Sunday, September 3, 2017

Was Sarah Eva Howe Salyers America's First 'Helicopter Parent'?

In September 1925, Robert King Salyers started his sophomore year at the University of Kentucky. He lived at the Kappa Sigma fraternity house at 430 E. Maxwell in Lexington.

The scrapbooks yield several letters from Bob to his mother, Sarah Eva Howe Salyers, and from Sarah to Bob. What a treat to discover some things in this world are the same 92 years later! In excerpts from one letter (transcription below the image), Sarah pines for Bob and mentions other parents who are missing the young people who left Carrollton, Kentucky to attend college. Sarah also offers advice, entreats Bob to keep promises made (with no mention of what those promises were), and urges him to continue with medical treatment for an ailment not disclosed in the letters. I was amused to find that our precocious, inventive, fiercely independent Sarah had become a bit of a “helicopter parent,” today’s definition of one who hovers over a child to the point of micromanagement.
Dearest Bobby;
I was so sorry not to get to talk to you tonight –- I long to hear your voice, my Bobby! The town is full of bereft mothers tonight, tho. Mr. Harry and Miss Grace say they are missing the girls so terribly –- I haven’t talked to Miss Mabel, but I know how she feels; Roman [Browinski, a 1923 graduate of Carrollton High and Bob’s distant cousin] leaves tomorrow, and Doug Vest on Wednesday. I have tried to get you on the telephone at least six times! Especially when Roman was here at dinner yesterday, and again today at dinner, so you could talk to Giltner [possibly surnamed Salyers; another distant cousin].

I’m afraid you were cold tonight, without your covers. I sent them today; I hope you slept in your bathrobe and put your overcoat over you!

. . . [Referring to making pumpkin pies] I’ll save one till you come home, or perhaps I can send you one in a box. Please write and tell me about everything. Can’t you write me a letter as long as the ones you used to write to little Thomy? You don’t have to write [those] any more. Please don’t put off the inoculation and lose the effect of the first! Please tell me about the courses you are taking, what studies, etc. About the [Kappa Sigma] House, and what boys are there. Don’t forget what you promised me to do –- and don’t forget to go to church. 
With deepest love, Mother.

A letter from Bob to his mother responds to a few of her inquiries:
Dear Mother,
. . . I got my suit yesterday, also my laundry, for which I thank you very much. I’ll send you some more soon. I got a letter from Dad yesterday and he said he’d be thru here about next Thursday. I’ll certainly be glad to see him.
Well, it cost me $38 to register, and I have my schedule fixed up, but it does not suit me. To begin with, I changed into the college of commerce and had to take 11 hours of freshmen requirements which I did not have last year. I have college algebra, 3 courses in economics (3 hours each), psychology, military science and 2 hours of psychology lab, every Tuesday.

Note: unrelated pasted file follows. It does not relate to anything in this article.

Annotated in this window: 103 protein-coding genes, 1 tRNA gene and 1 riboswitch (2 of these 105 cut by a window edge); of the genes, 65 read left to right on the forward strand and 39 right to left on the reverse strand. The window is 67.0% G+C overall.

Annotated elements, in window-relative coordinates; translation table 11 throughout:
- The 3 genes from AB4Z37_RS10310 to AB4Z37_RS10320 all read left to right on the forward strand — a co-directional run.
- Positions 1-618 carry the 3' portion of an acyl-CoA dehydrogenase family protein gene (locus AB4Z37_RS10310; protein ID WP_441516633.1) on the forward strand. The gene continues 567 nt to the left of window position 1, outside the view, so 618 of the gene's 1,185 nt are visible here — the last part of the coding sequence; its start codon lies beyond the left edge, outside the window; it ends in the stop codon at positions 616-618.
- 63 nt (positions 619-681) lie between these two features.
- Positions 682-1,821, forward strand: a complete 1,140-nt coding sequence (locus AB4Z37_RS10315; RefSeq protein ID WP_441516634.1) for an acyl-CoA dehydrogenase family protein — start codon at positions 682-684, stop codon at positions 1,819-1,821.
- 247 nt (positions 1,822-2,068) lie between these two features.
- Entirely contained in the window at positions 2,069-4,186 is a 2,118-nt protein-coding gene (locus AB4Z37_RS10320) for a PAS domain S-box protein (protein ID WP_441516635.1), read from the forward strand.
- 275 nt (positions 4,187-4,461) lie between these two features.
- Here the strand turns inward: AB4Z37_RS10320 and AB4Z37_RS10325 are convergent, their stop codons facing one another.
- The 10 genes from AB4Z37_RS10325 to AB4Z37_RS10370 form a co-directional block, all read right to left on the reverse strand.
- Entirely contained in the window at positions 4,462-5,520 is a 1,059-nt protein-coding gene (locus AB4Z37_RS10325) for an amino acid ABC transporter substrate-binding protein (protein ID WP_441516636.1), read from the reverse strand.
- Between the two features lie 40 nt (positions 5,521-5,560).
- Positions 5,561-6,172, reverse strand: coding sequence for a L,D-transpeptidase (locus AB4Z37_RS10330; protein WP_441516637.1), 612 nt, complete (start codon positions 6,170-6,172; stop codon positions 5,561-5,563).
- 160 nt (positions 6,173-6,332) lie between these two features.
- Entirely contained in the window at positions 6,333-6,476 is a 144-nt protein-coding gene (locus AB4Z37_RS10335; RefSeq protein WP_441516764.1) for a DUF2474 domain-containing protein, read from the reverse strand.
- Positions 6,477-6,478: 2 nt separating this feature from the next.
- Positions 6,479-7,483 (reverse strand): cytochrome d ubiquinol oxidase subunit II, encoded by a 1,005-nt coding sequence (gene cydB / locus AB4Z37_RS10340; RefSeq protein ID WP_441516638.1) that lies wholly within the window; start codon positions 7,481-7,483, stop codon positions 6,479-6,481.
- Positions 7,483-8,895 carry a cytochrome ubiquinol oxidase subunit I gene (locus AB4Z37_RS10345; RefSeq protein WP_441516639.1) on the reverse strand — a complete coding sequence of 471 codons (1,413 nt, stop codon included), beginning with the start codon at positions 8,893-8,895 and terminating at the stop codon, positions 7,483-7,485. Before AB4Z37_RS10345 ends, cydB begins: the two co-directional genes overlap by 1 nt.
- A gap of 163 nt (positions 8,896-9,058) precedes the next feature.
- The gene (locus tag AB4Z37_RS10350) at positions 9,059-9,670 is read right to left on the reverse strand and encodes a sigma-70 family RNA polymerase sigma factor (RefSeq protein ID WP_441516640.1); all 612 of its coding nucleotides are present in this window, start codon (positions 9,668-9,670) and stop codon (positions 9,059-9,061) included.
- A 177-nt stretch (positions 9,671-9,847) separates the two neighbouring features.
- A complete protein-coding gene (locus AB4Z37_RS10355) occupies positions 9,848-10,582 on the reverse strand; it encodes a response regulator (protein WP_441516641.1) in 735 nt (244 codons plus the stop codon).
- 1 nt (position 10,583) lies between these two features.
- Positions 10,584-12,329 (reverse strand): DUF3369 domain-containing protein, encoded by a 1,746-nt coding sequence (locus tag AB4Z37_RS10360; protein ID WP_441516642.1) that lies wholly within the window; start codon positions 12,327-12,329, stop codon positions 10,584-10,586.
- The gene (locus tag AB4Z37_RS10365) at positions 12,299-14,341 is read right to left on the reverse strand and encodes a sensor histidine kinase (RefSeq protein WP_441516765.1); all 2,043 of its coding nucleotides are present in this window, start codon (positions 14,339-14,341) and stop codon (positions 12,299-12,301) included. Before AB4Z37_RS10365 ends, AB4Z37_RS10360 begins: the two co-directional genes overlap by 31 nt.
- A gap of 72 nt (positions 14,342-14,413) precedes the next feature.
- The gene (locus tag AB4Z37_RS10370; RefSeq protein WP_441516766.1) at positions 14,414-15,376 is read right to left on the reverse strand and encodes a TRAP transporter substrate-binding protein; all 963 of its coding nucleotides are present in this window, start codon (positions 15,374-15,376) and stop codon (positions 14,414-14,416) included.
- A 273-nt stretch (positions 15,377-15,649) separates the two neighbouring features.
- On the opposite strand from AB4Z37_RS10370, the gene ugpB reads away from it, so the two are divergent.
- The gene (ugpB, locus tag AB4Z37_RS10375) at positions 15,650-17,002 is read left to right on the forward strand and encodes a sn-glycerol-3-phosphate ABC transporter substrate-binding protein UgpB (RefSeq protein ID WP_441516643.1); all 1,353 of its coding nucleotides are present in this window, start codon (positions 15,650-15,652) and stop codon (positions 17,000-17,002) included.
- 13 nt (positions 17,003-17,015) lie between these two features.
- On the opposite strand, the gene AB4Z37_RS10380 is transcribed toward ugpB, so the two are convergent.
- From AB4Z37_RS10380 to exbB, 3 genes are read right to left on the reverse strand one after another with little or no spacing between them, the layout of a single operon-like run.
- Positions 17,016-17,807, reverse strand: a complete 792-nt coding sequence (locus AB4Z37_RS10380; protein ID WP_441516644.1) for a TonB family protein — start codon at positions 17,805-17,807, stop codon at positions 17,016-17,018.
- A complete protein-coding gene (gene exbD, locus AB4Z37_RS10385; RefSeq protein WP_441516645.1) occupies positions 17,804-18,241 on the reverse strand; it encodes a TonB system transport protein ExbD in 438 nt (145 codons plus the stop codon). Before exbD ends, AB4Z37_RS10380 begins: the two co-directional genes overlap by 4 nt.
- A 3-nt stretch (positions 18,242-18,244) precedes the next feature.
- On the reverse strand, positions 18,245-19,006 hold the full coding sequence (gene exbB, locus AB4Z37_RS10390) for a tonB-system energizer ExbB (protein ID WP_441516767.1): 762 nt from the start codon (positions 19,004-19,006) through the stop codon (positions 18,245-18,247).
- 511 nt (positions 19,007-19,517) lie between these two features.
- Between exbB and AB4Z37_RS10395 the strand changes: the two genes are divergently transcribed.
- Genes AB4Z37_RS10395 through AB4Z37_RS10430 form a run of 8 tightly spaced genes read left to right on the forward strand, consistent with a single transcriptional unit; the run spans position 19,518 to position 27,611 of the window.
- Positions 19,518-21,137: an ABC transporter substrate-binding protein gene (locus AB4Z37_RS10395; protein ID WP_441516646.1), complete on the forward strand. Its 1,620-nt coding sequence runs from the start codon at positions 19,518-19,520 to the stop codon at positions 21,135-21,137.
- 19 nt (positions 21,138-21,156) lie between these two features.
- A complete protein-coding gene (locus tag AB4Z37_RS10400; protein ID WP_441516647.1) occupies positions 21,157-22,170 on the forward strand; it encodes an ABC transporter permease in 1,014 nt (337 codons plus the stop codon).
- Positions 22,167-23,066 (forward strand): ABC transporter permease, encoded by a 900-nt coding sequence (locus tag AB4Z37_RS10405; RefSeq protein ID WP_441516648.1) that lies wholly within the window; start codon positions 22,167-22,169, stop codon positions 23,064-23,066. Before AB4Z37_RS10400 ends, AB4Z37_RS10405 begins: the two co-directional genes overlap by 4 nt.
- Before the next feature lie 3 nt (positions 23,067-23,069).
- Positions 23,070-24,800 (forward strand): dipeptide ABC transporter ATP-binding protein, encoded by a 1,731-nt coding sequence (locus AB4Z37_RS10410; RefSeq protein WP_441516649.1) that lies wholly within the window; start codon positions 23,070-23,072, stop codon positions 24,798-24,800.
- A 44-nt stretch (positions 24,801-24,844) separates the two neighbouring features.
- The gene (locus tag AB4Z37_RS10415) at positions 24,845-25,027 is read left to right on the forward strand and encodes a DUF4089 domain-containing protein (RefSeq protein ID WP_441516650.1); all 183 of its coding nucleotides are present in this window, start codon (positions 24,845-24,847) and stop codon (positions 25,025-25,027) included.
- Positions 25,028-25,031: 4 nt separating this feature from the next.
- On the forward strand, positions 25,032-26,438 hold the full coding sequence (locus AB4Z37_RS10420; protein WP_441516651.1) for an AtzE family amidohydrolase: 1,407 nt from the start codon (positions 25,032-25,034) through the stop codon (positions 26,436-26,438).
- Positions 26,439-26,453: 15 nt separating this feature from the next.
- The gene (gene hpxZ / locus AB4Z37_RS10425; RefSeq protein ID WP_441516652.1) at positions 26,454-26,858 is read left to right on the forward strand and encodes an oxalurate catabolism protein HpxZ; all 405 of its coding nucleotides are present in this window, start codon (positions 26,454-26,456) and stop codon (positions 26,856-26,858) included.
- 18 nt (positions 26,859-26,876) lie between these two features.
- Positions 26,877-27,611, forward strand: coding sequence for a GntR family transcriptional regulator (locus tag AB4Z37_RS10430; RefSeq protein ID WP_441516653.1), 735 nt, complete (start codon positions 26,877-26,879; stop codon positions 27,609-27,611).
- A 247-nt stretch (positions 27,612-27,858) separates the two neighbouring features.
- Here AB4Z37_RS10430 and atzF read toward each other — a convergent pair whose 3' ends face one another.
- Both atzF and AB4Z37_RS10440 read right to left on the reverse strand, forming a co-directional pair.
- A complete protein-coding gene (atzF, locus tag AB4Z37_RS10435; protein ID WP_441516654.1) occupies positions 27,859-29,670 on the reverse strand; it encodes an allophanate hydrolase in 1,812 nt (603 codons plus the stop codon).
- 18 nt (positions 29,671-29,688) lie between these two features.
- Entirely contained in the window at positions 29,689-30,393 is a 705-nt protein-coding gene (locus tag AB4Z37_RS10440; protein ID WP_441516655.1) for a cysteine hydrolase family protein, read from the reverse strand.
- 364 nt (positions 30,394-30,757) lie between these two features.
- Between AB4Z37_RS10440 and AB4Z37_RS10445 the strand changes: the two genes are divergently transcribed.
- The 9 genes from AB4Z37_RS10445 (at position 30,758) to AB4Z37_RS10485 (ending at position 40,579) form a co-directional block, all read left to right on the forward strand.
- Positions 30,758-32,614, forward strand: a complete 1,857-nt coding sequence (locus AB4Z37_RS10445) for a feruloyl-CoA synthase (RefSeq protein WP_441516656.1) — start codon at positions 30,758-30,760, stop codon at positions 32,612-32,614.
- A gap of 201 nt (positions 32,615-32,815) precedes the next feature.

. . . We have all of the old boys back, except the ones who graduated, and ten good pledges. There are 24 living in the house now. Everything looks good for a big year.

Give my regards to everybody.

Your son, Bob
In a later letter, Bob named the Kappa Sigma pledges of 1925:
Dave McNamara and Eggy Marshall from Frankfort
T. Newman from Ashland
Bill Matheny from Stanford
R. Dycus and J.H. Adams from Smithland
George Penn of Lexington
Ed. Davis from Berea
George Broadus’s brother (no other information)
Joe Thomas from Hopkinsville

Like any college student, Bob wrote home about money:
I wrote a check on you for $3.50 and perhaps you had better send me $7 or $8 as I still have some books to get. Books cost $5 apiece or thereabouts once in a while $2.50 or $3. I am not going to write any more checks now.
Of course, college can’t be all work and no play. There’s football! Bob writes home to his brother:
Jim, old boy, I’ll be glad to have you come up to the Centre game if we can get seats and a way over, both of which will be pretty difficult. I’ll let you
Ticket stub, 1925 (found for sale on eBay)
know right away so you can come up to some other game if I can’t get seats for the other. Really, the best game will be the one with W&L [Washington and Lee] this Saturday. . . There is one with Sewanee the next Saturday and one with Tennessee on Thanksgiving – the Homecoming day. Maybe that one will be best.
To his mother, he mentioned going to a couple of college parties and the football game. He also wrote home about an achievement:
. . . I am enclosing a clipping [gone now from the scrapbook] announcing the pledging of the SuKy Circle, considered by many the foremost honorary [fraternal organization] on the campus. . . . To make a long story short, your little boy was among the lucky ones to be pledged at the exercises tonight. I have worked pretty hard for it but now I realize it was worth it.
He also reassured her:
I have been to church both Sundays, once at the Presbyterian church and once to the Baptist. Will go to Park [a Methodist church] this Sunday.

Sarah, an active member of the Carrollton Methodist Church from childhood, must have been pleased to read that!

1 comment:

Unknown said...

Thanks for posting. College kids never change but the dollar amount sure has.